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  • August 21, 2019 1:36 PM | Katharine Giovanni (Administrator)

    My number one business tip of all time?

    Switch out the words “you’re welcome” to “it was my pleasure.”

    Many of you have heard me tell this to people. What you might not have heard is WHY I tell people to do this.

    In today’s high-tech world where we are all actively staring at our phones, true customer service tends to get lost. You say “thank you” to someone, and you might get a quick “sure” or a nod of their chin. Saying “it was my pleasure” is a display of authentic kindness. When someone is expressing their gratitude by saying “thank you”, answering with a casual “no problem” or “it’s nothing” trivializes and devalues it.

    Is THAT how you want someone to feel after an interaction with you?

    Saying “it was my pleasure” immediately raises you to an entirely new level of customer service. Actually, it raises the bar for you personally as well as it makes you stand apart from everyone else around you. An exceedingly polite “it was my pleasure” makes people think. It stops them dead in their tracks.

    People might not remember what you said or did for them, but they will ALWAYS remember the feeling they walked away with.

    This is why the last interaction with you is the most important as THAT is the one they remember.

    Here’s an example of what I’m talking about…

    Apologies for the interruption, but search engines only allow you to post your article in one place ... To read the rest of the article, please visit the article's page on Medium...


  • July 18, 2019 12:34 PM | Katharine Giovanni (Administrator)

    Life is hard. Or it can be great. It depends on your perspective. Two people can look at the exact same thing and each have different thoughts about it.

    Take a traffic jam, for example. You could stress out about the drivers cutting in front of you, or the fact that you might be late for work. From there you would arrive at your office grumpy and late. You might then take it out on your associates and make everyone around you miserable. Then, instead of going out to a nice lunch with them, they might avoid you like the plague and let you eat that stale granola bar you've had in your desk for weeks.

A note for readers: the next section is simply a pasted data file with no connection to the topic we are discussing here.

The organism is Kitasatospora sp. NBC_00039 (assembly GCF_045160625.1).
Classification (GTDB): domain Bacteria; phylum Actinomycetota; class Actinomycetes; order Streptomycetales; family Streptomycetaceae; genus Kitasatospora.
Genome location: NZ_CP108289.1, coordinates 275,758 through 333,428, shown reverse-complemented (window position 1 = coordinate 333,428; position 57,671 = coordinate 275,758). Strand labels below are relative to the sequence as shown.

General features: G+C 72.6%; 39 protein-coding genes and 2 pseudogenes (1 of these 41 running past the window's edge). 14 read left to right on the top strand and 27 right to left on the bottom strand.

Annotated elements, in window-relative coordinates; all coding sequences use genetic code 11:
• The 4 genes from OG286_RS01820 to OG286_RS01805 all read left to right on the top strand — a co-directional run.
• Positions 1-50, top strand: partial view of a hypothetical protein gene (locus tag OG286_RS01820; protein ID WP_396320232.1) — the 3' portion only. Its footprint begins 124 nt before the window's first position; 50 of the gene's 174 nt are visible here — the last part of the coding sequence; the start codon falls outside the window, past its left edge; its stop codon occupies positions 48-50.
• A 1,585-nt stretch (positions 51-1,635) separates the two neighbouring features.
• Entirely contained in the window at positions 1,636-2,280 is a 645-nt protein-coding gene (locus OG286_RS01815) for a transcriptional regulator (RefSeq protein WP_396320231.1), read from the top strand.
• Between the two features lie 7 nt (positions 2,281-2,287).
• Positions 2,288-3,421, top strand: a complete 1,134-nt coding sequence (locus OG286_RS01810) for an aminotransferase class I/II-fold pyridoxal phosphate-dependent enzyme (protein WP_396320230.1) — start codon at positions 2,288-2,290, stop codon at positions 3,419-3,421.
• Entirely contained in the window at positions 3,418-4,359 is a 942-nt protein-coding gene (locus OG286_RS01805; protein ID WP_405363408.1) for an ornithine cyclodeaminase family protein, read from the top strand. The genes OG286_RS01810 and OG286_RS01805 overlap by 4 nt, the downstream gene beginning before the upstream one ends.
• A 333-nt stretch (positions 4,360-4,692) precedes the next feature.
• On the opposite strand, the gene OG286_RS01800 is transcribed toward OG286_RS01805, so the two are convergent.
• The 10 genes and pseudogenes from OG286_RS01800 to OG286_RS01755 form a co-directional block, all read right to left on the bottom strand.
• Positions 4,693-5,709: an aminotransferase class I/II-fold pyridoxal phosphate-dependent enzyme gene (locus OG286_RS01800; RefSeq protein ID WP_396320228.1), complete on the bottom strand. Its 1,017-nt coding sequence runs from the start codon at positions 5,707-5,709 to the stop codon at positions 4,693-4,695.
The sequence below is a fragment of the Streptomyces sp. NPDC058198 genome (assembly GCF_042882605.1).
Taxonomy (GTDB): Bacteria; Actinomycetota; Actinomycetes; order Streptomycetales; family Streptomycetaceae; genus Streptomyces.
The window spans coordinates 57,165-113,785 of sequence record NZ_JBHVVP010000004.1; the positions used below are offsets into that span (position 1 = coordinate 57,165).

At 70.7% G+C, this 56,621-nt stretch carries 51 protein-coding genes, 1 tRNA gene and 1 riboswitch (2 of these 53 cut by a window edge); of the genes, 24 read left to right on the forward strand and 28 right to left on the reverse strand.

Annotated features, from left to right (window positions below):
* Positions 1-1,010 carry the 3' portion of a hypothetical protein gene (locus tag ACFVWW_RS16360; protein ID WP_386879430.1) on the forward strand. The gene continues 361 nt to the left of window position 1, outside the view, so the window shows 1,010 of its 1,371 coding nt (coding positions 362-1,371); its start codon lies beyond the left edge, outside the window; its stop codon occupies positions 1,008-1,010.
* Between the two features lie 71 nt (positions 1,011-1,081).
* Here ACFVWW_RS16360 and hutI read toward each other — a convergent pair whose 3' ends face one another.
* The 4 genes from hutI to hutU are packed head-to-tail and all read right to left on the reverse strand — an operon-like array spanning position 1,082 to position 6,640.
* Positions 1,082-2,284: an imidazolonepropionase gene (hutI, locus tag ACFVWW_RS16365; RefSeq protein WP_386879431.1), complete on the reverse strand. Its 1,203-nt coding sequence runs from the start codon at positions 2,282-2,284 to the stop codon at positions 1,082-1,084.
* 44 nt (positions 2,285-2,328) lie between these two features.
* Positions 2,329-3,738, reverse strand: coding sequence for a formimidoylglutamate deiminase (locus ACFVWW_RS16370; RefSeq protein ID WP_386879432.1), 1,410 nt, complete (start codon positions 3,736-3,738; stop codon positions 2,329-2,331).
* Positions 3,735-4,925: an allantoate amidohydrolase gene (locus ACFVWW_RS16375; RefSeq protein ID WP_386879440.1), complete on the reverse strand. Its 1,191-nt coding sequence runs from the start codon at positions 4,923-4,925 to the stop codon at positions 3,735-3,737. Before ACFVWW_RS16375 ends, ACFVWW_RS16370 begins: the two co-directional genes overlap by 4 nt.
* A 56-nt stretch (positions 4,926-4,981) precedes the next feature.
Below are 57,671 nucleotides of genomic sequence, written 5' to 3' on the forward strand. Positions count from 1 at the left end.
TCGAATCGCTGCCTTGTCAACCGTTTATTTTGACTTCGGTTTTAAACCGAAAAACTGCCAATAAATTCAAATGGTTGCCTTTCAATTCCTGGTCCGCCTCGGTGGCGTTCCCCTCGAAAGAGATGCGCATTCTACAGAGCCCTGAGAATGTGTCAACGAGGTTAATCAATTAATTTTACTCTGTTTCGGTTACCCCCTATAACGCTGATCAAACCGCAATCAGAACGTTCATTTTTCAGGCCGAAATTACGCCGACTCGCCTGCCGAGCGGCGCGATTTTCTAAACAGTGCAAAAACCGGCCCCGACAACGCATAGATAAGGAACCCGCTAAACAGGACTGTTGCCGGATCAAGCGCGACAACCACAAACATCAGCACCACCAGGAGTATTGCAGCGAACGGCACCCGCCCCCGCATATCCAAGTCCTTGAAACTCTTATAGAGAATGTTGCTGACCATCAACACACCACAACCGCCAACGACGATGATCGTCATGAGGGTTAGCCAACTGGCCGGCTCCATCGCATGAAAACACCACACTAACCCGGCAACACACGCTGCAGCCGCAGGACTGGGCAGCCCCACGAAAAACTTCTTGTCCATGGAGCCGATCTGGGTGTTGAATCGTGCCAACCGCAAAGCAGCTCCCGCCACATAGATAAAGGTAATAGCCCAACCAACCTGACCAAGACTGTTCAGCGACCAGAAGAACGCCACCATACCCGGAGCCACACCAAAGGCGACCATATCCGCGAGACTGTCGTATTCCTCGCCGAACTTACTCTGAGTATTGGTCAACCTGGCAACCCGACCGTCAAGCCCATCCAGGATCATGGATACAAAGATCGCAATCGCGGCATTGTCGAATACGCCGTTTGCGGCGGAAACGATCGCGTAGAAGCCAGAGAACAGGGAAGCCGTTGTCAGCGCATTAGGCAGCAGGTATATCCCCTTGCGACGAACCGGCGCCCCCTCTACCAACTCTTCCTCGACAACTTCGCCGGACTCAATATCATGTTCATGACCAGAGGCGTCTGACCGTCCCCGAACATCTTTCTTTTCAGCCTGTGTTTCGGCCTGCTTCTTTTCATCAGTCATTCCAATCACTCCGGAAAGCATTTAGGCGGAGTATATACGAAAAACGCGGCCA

Or you could look at it this way. Being stuck in traffic allows you to finally listen to that audio book you've had in your car. Or, you could call your mom and have a nice chat with her!  You could sit there and be thankful for the fact that you have a job to go to, many people don't. You arrive at work happy and ready to go and might have the most productive day you've ever had. Plus your associates invite you out to lunch with them and you laugh and have a wonderful time.

    (Apologies for the interruption, but search engines only allow you to post your article in one place) ... Please click here to read the rest of the article: https://vigyaa.com/@KatharineGiovanni-1843/stuck-in-a-rush-hour-traffic-jam-449b95ab/ 

  • June 17, 2019 4:39 PM | Katharine Giovanni (Administrator)

    "I can’t believe you called me back!”

    Sadly, I get this reply a LOT when I respond to email as I am very quick to reply. Even if I can't answer right away (I might be in a meeting), I generally reply with a quick "I got it and will get back to you by __) as soon as I can. I send them something so they know I saw their message. They feel valued.

    Voice mails? As often as possible, I answer within one business day or sooner.

    Why do I do this?

    First, it’s good customer service.

    Second, it gets clients. I have gotten many clients because I respond so fast.

    Unfortunately, I seem to be abnormal in today's world as most people don't practice this. I actually had someone tell me once that I shouldn't answer people fast because they will think that I don't have anything better to do.

    REALLY? I strongly disagree! (And yes, they actually said that to me.)

    Please click here to read the rest of the article

    (Apologies for the interruption, but search engines only allow you to post your article in one place)

  • June 05, 2019 10:30 AM | Katharine Giovanni (Administrator)

    Don’t you hate it when your computer crashes?  Happened to me a few months ago. In fact, it didn’t just crash, it CRASHED! So badly I had to take it to The Geek Squad to be fixed.

    The good news is that it works fine now. The bad news is that I lost all my apps. I didn’t lose files because I regularly back my files up to a second hard drive.

    So while I was reloading everything, I thought I would share my ten favorites with you…